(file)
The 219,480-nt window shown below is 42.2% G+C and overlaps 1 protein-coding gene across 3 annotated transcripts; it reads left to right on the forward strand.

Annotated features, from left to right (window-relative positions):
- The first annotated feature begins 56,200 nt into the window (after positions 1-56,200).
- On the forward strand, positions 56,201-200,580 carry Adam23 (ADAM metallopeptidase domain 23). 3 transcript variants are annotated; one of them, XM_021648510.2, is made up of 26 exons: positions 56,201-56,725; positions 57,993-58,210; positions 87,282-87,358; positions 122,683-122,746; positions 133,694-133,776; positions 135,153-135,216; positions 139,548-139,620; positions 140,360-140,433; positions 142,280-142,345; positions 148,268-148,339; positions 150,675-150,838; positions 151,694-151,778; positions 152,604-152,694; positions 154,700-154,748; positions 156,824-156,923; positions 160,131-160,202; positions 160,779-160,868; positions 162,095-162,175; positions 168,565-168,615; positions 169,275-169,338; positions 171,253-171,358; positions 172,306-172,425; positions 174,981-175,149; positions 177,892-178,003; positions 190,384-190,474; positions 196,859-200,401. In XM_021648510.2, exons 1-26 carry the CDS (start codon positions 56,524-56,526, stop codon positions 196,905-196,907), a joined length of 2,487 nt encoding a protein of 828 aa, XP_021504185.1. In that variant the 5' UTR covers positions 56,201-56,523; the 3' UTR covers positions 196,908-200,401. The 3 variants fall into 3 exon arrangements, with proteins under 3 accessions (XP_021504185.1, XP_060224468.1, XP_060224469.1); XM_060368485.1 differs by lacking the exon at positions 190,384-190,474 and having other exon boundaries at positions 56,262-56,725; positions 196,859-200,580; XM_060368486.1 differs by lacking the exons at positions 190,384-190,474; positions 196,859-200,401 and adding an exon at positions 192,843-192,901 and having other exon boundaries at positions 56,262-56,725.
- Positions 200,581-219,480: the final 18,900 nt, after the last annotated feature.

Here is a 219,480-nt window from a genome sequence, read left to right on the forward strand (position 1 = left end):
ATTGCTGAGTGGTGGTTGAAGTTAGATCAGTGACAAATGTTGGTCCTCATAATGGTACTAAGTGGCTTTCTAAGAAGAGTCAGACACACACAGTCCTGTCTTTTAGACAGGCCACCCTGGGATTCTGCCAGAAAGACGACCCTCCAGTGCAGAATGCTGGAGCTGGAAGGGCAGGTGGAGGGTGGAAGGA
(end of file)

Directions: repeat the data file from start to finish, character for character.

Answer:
The 219,480-nt window shown below is 42.2% G+C and overlaps 1 protein-coding gene across 3 annotated transcripts; it reads left to right on the forward strand.

Annotated features, from left to right (window-relative positions):
- The first annotated feature begins 56,200 nt into the window (after positions 1-56,200).
- On the forward strand, positions 56,201-200,580 carry Adam23 (ADAM metallopeptidase domain 23). 3 transcript variants are annotated; one of them, XM_021648510.2, is made up of 26 exons: positions 56,201-56,725; positions 57,993-58,210; positions 87,282-87,358; positions 122,683-122,746; positions 133,694-133,776; positions 135,153-135,216; positions 139,548-139,620; positions 140,360-140,433; positions 142,280-142,345; positions 148,268-148,339; positions 150,675-150,838; positions 151,694-151,778; positions 152,604-152,694; positions 154,700-154,748; positions 156,824-156,923; positions 160,131-160,202; positions 160,779-160,868; positions 162,095-162,175; positions 168,565-168,615; positions 169,275-169,338; positions 171,253-171,358; positions 172,306-172,425; positions 174,981-175,149; positions 177,892-178,003; positions 190,384-190,474; positions 196,859-200,401. In XM_021648510.2, exons 1-26 carry the CDS (start codon positions 56,524-56,526, stop codon positions 196,905-196,907), a joined length of 2,487 nt encoding a protein of 828 aa, XP_021504185.1. In that variant the 5' UTR covers positions 56,201-56,523; the 3' UTR covers positions 196,908-200,401. The 3 variants fall into 3 exon arrangements, with proteins under 3 accessions (XP_021504185.1, XP_060224468.1, XP_060224469.1); XM_060368485.1 differs by lacking the exon at positions 190,384-190,474 and having other exon boundaries at positions 56,262-56,725; positions 196,859-200,580; XM_060368486.1 differs by lacking the exons at positions 190,384-190,474; positions 196,859-200,401 and adding an exon at positions 192,843-192,901 and having other exon boundaries at positions 56,262-56,725.
- Positions 200,581-219,480: the final 18,900 nt, after the last annotated feature.

Here is a 219,480-nt window from a genome sequence, read left to right on the forward strand (position 1 = left end):
ATTGCTGAGTGGTGGTTGAAGTTAGATCAGTGACAAATGTTGGTCCTCATAATGGTACTAAGTGGCTTTCTAAGAAGAGTCAGACACACACAGTCCTGTCTTTTAGACAGGCCACCCTGGGATTCTGCCAGAAAGACGACCCTCCAGTGCAGAATGCTGGAGCTGGAAGGGCAGGTGGAGGGTGGAAGGA